They might vary a bit from month to month, but at the end of the day, you know they will come within that average value. Fixed expenses include:
- your utility bills,
- rent payments,
- student loan payments,
- transportation to and from work or college
Get your fixed expenses and rank them by value, higher costs at the top, and lower at the bottom. Now focus on the top rows, these are our main offenders, and we must be sure they make sense.
For each of your main offenders, try to set up one or two cost-saving actions. As yourself questions:
- If your electricity bill is too high, where does the cost comes from? Are you using an electric oven or electrical shower? Can you replace them?
- If your rent is one of the critical fixed expenses, what might be done to reduce it? Can the price be negotiated? Does it make sense for you to move?
Good cost-saving ideas come with time. You might need several iterations and a couple of months to set up a solid plan. Above all, don’t desperate, the more dedication and time you put over it, the better the outcome will be.
Once you have adjusted your mindset to think about it, don’t be surprised if you have your best cost-saving ideas while taking a shower.
Finally, get your list with your initial actions and talk about them to your family, your friends, and colleagues. Good ideas come from productive discussions, team up with the ones you love.
Irregular Expenses – don’t be caught off guard
Irregular expenses are similar to fixed expenses, but they don’t happen every month. They might be every quarter or every year, but you know they are there waiting to hit you at some point. They include costs like:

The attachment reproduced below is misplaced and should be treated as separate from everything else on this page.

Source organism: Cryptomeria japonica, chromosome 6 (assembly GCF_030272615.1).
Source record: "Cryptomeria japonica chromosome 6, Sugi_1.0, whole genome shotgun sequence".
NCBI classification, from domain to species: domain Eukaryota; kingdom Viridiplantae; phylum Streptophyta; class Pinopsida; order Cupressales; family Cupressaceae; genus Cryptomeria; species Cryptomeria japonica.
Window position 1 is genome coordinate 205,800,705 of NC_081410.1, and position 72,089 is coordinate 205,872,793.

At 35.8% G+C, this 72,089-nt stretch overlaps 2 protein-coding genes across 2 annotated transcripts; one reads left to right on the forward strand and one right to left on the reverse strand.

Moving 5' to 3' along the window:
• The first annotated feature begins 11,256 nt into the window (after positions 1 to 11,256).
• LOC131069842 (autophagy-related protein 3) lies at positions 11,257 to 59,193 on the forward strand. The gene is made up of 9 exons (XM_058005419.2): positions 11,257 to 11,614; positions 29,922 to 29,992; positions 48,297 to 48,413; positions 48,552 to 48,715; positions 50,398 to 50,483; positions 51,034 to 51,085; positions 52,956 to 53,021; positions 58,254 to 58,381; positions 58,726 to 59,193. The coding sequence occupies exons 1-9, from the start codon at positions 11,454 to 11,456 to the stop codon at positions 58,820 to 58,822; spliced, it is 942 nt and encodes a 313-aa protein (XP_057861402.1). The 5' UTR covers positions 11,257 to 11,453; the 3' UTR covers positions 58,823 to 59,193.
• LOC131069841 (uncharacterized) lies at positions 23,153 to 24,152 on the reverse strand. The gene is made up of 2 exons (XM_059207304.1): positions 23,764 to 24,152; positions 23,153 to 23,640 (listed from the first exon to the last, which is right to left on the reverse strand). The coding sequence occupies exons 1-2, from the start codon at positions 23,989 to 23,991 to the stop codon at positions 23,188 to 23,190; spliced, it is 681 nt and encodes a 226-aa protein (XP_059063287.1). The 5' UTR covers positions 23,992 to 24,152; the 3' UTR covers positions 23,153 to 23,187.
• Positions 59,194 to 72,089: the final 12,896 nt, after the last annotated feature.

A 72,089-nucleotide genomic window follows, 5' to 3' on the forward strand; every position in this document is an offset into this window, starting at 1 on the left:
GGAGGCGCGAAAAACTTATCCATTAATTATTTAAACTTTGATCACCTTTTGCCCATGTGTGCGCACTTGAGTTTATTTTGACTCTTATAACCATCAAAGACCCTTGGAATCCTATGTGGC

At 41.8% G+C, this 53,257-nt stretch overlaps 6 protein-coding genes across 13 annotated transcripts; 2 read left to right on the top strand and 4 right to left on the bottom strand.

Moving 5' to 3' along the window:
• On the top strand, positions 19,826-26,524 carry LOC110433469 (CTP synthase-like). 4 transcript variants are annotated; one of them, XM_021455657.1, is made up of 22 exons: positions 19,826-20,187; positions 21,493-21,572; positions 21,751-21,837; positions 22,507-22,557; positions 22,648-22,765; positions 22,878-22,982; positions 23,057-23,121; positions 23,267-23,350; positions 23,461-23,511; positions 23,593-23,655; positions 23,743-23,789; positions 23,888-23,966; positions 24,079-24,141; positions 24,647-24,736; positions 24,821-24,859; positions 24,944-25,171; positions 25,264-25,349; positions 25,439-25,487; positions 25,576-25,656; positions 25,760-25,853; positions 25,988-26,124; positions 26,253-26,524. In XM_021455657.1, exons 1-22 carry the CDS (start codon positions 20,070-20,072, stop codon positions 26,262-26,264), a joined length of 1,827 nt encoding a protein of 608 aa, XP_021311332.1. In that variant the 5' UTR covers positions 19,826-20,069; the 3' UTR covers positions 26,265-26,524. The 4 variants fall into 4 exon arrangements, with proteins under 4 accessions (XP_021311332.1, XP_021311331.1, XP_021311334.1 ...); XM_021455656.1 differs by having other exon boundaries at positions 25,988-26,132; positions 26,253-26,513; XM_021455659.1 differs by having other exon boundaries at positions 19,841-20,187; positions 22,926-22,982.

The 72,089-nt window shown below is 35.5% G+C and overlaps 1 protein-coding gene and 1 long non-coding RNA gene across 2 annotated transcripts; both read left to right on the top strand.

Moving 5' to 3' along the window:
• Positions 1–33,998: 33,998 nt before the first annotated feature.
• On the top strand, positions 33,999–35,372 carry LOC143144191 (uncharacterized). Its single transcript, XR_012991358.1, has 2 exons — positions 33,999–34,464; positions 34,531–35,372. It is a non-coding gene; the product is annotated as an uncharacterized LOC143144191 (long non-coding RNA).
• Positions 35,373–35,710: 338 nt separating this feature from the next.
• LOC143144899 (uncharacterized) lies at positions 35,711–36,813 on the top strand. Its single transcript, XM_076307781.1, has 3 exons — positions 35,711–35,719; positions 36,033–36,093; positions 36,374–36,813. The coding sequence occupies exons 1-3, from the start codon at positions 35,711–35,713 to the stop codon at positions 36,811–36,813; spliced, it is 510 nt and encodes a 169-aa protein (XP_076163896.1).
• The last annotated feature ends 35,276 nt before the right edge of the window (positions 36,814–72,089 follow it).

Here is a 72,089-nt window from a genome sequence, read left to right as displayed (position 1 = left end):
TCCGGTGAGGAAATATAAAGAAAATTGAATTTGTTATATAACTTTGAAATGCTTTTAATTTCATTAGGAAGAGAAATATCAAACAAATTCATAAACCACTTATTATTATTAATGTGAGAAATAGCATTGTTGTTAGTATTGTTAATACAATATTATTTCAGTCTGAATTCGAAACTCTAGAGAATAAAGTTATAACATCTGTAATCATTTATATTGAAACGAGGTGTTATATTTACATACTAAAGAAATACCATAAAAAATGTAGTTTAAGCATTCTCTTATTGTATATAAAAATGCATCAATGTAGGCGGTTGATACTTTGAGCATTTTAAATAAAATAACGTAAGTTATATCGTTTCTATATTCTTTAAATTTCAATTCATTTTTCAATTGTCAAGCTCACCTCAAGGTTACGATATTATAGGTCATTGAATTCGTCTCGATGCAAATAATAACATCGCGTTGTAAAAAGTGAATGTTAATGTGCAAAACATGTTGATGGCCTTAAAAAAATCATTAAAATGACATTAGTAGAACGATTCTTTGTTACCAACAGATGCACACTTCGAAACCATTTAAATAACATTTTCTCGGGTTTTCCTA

- Mandatory vehicle maintenance,
- Insurance payments (if not paid monthly),
- Some annual taxes depending on where you live
Similarly to what we did with the fixed expenses, start with your list and rank them. Higher cost at the top, lower at the bottom. This time you might need to do some maths to ensure they are all referring to the same time frame.
Normalize the expenses to a monthly cost so you are able to make the comparison quickly. For example, if the payment happens once per year, divide it by 12 to have the monthly cost. If the payment happens once per quarter, divide by 3.
Now you have a list of irregular expenses ranked by monthly cost. With the fixed costs, we focused on trying to make them smaller. Usually, recurring costs are harder to cut, we often either have them or not. Therefore you should now divide them into two categories: essential and nonessential expenses.
Essential ones are the costs that you cannot decide to stop having. For example, your fire department yearly contribution – if you have one – is not something you can choose to stop paying. On the other hand, the need for your biannual package of foot massage can be brought under scrutiny.
Finally, once you have your ranked list, focus on the nonessential ones, and try to cut them. Review them regularly and try to keep the nonessential to a minimum.
How to reduce your nonessential irregular expenses?
One good practice is to set a time frame for the nonessential irregular expenses. Give them a life span. Doing so will help you to save money in the long term.
I used to pay for a yearly package of piano lessons. I am not a great player but music relaxes me and playing the piano takes me away from the day to day stresses of life.
Truth is that I would pay for the classes at the beginning of the year, and would not think about that cost again for the next 12 months. With time I started to notice that I was not dedicating myself to it as much as I should, and the cost was adding up.
Therefore, to reduce the costs, I decided not to renew my yearly piano classes package. Instead, I got a quarterly package twice a year. I would have classes for three months and self-study for the quarter thereafter.
Knowing that I had only a limited amount of classes made me commit more to it. At the same time, while in the self-study period I was able to properly practice and understand the topics that were covered during the lessons.
Because the yearly package came at a higher discount than the quarterly one, I ended up saving about 30% of the original cost. And what is better, my commitment to the classes increased because now I knew I was doing them for a limited amount of time.